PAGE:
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  7. Love your descriptions! Salads have definitely improved but as you noted, sometimes go too far. Tried to comment yesterday but we are having internet issues, so....

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    1. Rose--We are having Interweb Problems today! I'm completely vexed. Intermittent outages for no apparent reason. I think it's because of the Big Takeover happening, but "they" won't admit it.

      But hey, thanks for the compliment. I work ridiculously hard on my writing here. Nice to know it pays off.

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  8. My mother never made salad except for coleslaw. And it's probably a good thing because she was a terrible cook. We always have a salad before or with dinner at our house. And on Wednesdays during the summer, the dinner itself is comprised of salad(s) and fresh bread. I refuse to eat from any salad bar. My husband calls me a germaphobe but I tell him I'm simply observant.

    When my mother died, many neighbors and church members brought tons of food. But my wonderful Aunt Mary brought my brother and me a collections of green salad components fresh from her garden, as well as homemade salad dressing along with a loaf of fresh baked bread. What a welcome feast and a respite from all the heavy "funeral casseroles."

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    1. NCmountainwoman--I hear you about salad bars. They give me pause, too, and they are not as ubiquitous as they used to be. Only one restaurant I know of even has one in our greater metro area.

      I could eat salad far more often than we do, but Rick needs Something More. (He could eat cheeseburgers every night, truth be told.) My sympathies on the loss of your mother. Bless your Aunt Mary and her garden. What an inspiration!

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    2. My mom's idea for a green vegetable was Cole slaw too - yuck! I often eat salad at lunch to supplement whatever frozen dinner I take to work that day. In general, I have two kinds, both of which use baby spinach, feta, & almonds, with a couple of differences (apples & blueberries, or tomatoes & peppers). These days I use Newman's Own honey mustard dressing, but I like Italian too.

      We had a really good salad with one of our Hello Fresh meals the other week - along with the usual lettuce & tomatoes, it had diced potatoes, butter beans (!!), & green beans in it. I made it again later - loved it!

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    3. Oops - didn't mean for my comment to be one huge reply. Darned iPad :)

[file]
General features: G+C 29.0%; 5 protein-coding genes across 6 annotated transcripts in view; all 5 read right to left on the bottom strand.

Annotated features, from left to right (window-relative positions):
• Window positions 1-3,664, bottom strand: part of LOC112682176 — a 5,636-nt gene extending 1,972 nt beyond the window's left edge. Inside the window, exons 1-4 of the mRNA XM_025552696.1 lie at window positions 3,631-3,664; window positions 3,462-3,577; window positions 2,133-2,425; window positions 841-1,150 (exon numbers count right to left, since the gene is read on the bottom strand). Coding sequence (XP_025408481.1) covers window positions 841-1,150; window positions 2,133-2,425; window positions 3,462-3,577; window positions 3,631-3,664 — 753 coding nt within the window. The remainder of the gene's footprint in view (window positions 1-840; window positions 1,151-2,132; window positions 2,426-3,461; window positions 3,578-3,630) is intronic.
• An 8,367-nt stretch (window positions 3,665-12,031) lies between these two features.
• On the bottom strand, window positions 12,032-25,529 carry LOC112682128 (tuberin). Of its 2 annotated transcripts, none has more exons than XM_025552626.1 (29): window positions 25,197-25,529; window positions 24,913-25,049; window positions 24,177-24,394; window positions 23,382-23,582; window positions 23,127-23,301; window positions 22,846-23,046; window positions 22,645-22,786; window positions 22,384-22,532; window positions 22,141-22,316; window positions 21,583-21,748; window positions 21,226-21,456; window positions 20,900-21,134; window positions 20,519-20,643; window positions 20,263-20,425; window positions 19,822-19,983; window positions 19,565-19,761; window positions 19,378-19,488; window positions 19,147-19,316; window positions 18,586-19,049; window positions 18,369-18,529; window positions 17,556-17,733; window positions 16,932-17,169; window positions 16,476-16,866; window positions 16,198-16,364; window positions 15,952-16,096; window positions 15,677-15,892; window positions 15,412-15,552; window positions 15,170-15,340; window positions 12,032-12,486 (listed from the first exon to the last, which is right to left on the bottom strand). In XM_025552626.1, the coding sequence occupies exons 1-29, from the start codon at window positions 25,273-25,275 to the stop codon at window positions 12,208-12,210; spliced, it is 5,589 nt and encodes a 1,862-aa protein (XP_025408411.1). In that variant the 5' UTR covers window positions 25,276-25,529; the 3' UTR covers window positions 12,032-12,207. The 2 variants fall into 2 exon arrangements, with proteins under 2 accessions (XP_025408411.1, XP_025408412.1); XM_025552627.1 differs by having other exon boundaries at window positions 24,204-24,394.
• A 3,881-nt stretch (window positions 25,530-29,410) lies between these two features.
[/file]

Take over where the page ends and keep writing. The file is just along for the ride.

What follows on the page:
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    4. Bug--I like to add spinach to my salads, but mostly for the nutritional kick. The taste and texture aren't a plus for me.

      Potatoes and beans in a salad makes it very hearty. I don't think I could do plain butter beans in a salad like that--they aren't my favourite--but I can do green beans all day, every day.

      Honey mustard dressing is easy to make fresh! I'm not a fan, but Rick is, and once in a while, I make it in the fall for a bigass dinner salad with apples and leftover ham or roast pork in it (also, hardboiled egg).

      Hope you and the Professor are finding things a bit easier these days.

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  9. Nance..I know nothing about salads, but I Have given Donald Trump some thought.

    If he becomes President it will be the first time in history that a Billionaire will be moving into public housing being vacated by a Black Family.

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    1. Nancy--What a line! But promise me that it's the only Thought you've given him. LOL.

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  10. No, Nance, this is NOT the only thought I have given DJT. Too bad his mom didn't make his middle name David then he would have been DDT; and we know that is banned.

    The other day he decided he wanted to become a Born Again Christian but was thwarted in his efforts to do that when Jesus turned down his "friend" request.

    So, Nance, no promises about thinking of him. I'm obsessed with him..

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    1. Nancy--Well, everyone needs a hobby. ;-)

      Interesting info recently, however, regarding his Born Again status. Chuck Todd tried to press his campaign manager Paul Manafort about rumours that DJT had recently embraced Christ as his personal saviour and had become Born Again. Manafort pointedly refused any and all direct response to that. His pandering knows no bounds. Incredible.

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Oh, thank you for joining the fray!